Cyber crime is a serious threat – it cripples companies, damages economies, funds terrorism, launders drug money and bleeds the assets of individuals, according to the DOJ. Often this cyber war is waged from shadows overseas (and often in the form of corporate cyber espionage). Companies should be using a broad array of tools to prevent and mitigate the effect of international and domestic cyber crime, such as information sharing, sufficient cyber insurance as well as a thorough breach response plan that includes proper notification and preservation of evidence for future actions. As K&L Gates attorneys Mark A. Rush and Joseph A. Valenti describe in a guest article, one place where law enforcement and the private sector have come together is Pittsburgh, where a string of major cyber crime cases has recently been prosecuted. Developments there can serve as a model for cybersecurity measures across the country and across industries. Rush and Valenti describe cybersecurity best practices before, during and after a breach, as well as some unique ways government officials as well as companies in Pittsburgh specifically are handling cyber crime. See also “After a Cyber Breach, What Laws Are in Play and Who Is Enforcing Them?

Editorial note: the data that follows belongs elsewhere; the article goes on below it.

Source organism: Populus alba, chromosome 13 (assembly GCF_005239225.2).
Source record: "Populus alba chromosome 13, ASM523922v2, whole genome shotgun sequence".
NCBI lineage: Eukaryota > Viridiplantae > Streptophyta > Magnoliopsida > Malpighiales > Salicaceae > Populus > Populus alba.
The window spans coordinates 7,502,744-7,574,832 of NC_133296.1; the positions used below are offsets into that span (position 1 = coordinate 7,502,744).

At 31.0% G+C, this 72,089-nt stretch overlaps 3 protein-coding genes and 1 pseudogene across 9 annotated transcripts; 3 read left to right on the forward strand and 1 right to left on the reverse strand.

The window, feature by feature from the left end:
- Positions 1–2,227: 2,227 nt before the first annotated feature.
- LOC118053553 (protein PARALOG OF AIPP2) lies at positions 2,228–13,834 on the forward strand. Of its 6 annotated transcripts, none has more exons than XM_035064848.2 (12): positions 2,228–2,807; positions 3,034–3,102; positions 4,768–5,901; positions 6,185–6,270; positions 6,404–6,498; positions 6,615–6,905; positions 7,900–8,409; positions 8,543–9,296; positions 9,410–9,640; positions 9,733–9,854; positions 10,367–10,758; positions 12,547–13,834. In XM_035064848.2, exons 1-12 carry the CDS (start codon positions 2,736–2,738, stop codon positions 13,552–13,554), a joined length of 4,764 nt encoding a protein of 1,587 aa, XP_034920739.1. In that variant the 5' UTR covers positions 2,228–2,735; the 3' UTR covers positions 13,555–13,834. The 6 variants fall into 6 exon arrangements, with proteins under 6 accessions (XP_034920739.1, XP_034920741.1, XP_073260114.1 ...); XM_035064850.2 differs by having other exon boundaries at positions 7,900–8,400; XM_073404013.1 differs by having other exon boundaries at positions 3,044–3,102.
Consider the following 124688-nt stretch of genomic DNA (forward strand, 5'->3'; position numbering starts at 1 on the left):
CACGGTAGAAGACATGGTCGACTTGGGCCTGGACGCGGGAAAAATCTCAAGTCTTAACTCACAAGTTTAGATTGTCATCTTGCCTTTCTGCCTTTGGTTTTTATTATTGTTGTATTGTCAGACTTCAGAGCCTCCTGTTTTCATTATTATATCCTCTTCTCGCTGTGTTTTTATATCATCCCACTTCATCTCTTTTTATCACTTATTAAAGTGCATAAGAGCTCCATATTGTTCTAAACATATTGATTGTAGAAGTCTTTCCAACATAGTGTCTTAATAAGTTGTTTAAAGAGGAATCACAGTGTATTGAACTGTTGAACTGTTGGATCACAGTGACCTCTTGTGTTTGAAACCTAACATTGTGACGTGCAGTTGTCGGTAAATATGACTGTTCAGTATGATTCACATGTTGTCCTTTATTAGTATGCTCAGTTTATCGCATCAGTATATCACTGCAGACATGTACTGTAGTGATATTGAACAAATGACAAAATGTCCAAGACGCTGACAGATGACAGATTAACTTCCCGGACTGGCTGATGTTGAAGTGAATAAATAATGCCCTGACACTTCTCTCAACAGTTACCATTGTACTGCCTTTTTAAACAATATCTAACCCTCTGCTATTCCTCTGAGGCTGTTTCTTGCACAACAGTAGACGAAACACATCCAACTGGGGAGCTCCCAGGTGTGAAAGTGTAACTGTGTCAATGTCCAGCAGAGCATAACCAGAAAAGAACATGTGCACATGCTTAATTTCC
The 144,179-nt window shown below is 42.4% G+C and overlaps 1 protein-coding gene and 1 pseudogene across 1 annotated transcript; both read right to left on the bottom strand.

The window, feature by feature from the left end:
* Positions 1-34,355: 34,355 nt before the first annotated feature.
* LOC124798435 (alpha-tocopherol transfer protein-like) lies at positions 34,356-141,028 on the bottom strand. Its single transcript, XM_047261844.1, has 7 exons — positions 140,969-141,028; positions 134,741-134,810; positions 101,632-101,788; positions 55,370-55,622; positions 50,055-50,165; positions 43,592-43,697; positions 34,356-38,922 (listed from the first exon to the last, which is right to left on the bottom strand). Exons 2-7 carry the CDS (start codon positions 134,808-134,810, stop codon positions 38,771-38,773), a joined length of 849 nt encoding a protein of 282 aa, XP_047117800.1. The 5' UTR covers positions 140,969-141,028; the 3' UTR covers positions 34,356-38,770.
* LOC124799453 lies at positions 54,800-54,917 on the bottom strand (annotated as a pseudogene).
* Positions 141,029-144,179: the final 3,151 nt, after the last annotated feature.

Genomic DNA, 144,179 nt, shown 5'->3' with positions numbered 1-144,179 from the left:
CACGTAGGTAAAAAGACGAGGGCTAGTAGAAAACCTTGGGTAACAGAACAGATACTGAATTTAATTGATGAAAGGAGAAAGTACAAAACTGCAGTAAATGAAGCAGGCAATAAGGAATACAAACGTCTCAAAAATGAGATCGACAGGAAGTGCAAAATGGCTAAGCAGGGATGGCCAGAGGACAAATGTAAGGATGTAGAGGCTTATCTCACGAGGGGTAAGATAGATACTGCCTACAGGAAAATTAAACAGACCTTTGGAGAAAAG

,” Cybersecurity Law Report, Vol. 1, No. 4 (May 20, 2015).